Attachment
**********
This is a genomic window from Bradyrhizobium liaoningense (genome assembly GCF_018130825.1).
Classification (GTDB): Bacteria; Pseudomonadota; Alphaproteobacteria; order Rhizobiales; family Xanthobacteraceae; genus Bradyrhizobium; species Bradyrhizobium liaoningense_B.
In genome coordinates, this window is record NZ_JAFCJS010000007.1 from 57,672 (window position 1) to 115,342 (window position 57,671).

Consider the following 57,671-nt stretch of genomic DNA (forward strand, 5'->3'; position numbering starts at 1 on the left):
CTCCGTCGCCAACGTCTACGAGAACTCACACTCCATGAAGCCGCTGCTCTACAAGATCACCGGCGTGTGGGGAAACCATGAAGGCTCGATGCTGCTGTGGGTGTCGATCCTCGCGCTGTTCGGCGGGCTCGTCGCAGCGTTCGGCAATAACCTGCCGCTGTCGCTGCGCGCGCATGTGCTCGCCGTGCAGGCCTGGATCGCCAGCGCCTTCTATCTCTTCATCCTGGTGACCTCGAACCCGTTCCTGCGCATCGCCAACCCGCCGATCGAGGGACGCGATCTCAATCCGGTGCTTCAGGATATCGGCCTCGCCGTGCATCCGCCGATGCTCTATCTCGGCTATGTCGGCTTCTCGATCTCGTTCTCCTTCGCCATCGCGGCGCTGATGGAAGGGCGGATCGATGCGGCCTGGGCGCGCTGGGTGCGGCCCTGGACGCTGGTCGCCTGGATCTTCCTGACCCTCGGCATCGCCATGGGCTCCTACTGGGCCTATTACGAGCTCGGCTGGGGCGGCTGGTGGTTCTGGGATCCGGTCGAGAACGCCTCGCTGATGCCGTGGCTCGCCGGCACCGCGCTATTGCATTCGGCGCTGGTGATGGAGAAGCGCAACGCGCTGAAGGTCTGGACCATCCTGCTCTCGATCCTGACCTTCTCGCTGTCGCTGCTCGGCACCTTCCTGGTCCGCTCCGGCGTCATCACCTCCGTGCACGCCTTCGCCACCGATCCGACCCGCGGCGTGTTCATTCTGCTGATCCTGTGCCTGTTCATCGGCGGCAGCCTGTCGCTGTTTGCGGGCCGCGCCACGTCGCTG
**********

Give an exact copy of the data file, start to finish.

This is a genomic window from Bradyrhizobium liaoningense (genome assembly GCF_018130825.1).
Classification (GTDB): Bacteria; Pseudomonadota; Alphaproteobacteria; order Rhizobiales; family Xanthobacteraceae; genus Bradyrhizobium; species Bradyrhizobium liaoningense_B.
In genome coordinates, this window is record NZ_JAFCJS010000007.1 from 57,672 (window position 1) to 115,342 (window position 57,671).

Consider the following 57,671-nt stretch of genomic DNA (forward strand, 5'->3'; position numbering starts at 1 on the left):
CTCCGTCGCCAACGTCTACGAGAACTCACACTCCATGAAGCCGCTGCTCTACAAGATCACCGGCGTGTGGGGAAACCATGAAGGCTCGATGCTGCTGTGGGTGTCGATCCTCGCGCTGTTCGGCGGGCTCGTCGCAGCGTTCGGCAATAACCTGCCGCTGTCGCTGCGCGCGCATGTGCTCGCCGTGCAGGCCTGGATCGCCAGCGCCTTCTATCTCTTCATCCTGGTGACCTCGAACCCGTTCCTGCGCATCGCCAACCCGCCGATCGAGGGACGCGATCTCAATCCGGTGCTTCAGGATATCGGCCTCGCCGTGCATCCGCCGATGCTCTATCTCGGCTATGTCGGCTTCTCGATCTCGTTCTCCTTCGCCATCGCGGCGCTGATGGAAGGGCGGATCGATGCGGCCTGGGCGCGCTGGGTGCGGCCCTGGACGCTGGTCGCCTGGATCTTCCTGACCCTCGGCATCGCCATGGGCTCCTACTGGGCCTATTACGAGCTCGGCTGGGGCGGCTGGTGGTTCTGGGATCCGGTCGAGAACGCCTCGCTGATGCCGTGGCTCGCCGGCACCGCGCTATTGCATTCGGCGCTGGTGATGGAGAAGCGCAACGCGCTGAAGGTCTGGACCATCCTGCTCTCGATCCTGACCTTCTCGCTGTCGCTGCTCGGCACCTTCCTGGTCCGCTCCGGCGTCATCACCTCCGTGCACGCCTTCGCCACCGATCCGACCCGCGGCGTGTTCATTCTGCTGATCCTGTGCCTGTTCATCGGCGGCAGCCTGTCGCTGTTTGCGGGCCGCGCCACGTCGCTG